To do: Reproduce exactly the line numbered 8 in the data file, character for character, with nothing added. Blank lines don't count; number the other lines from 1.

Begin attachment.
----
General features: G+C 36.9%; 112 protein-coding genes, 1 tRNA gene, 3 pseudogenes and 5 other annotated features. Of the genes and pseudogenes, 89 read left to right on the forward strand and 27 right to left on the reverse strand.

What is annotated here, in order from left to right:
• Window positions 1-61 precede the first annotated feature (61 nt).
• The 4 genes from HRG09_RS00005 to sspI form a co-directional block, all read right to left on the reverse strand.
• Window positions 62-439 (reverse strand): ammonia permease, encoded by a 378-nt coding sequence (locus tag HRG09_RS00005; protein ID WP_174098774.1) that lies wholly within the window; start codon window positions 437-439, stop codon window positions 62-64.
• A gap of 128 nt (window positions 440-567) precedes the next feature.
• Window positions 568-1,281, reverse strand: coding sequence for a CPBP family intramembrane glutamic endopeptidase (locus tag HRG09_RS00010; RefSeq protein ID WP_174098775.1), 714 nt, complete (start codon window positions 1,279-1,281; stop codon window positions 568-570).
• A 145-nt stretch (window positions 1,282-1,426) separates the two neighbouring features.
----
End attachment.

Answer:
• A 145-nt stretch (window positions 1,282-1,426) separates the two neighbouring features.